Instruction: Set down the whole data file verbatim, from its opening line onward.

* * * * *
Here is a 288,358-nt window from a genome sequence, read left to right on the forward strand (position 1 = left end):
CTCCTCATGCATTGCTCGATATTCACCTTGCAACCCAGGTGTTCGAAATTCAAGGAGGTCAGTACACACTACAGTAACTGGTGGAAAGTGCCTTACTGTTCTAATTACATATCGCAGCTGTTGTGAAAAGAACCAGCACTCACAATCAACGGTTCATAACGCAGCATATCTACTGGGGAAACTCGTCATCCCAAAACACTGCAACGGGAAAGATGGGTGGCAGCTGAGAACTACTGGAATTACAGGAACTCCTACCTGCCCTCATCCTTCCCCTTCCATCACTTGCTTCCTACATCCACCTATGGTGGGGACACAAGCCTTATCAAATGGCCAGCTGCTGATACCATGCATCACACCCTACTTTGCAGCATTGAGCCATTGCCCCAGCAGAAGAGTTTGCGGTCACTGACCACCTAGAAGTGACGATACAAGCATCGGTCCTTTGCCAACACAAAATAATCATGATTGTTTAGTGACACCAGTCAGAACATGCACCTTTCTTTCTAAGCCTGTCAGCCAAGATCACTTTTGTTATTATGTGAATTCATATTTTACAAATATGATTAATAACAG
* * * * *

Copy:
Here is a 288,358-nt window from a genome sequence, read left to right on the forward strand (position 1 = left end):
CTCCTCATGCATTGCTCGATATTCACCTTGCAACCCAGGTGTTCGAAATTCAAGGAGGTCAGTACACACTACAGTAACTGGTGGAAAGTGCCTTACTGTTCTAATTACATATCGCAGCTGTTGTGAAAAGAACCAGCACTCACAATCAACGGTTCATAACGCAGCATATCTACTGGGGAAACTCGTCATCCCAAAACACTGCAACGGGAAAGATGGGTGGCAGCTGAGAACTACTGGAATTACAGGAACTCCTACCTGCCCTCATCCTTCCCCTTCCATCACTTGCTTCCTACATCCACCTATGGTGGGGACACAAGCCTTATCAAATGGCCAGCTGCTGATACCATGCATCACACCCTACTTTGCAGCATTGAGCCATTGCCCCAGCAGAAGAGTTTGCGGTCACTGACCACCTAGAAGTGACGATACAAGCATCGGTCCTTTGCCAACACAAAATAATCATGATTGTTTAGTGACACCAGTCAGAACATGCACCTTTCTTTCTAAGCCTGTCAGCCAAGATCACTTTTGTTATTATGTGAATTCATATTTTACAAATATGATTAATAACAG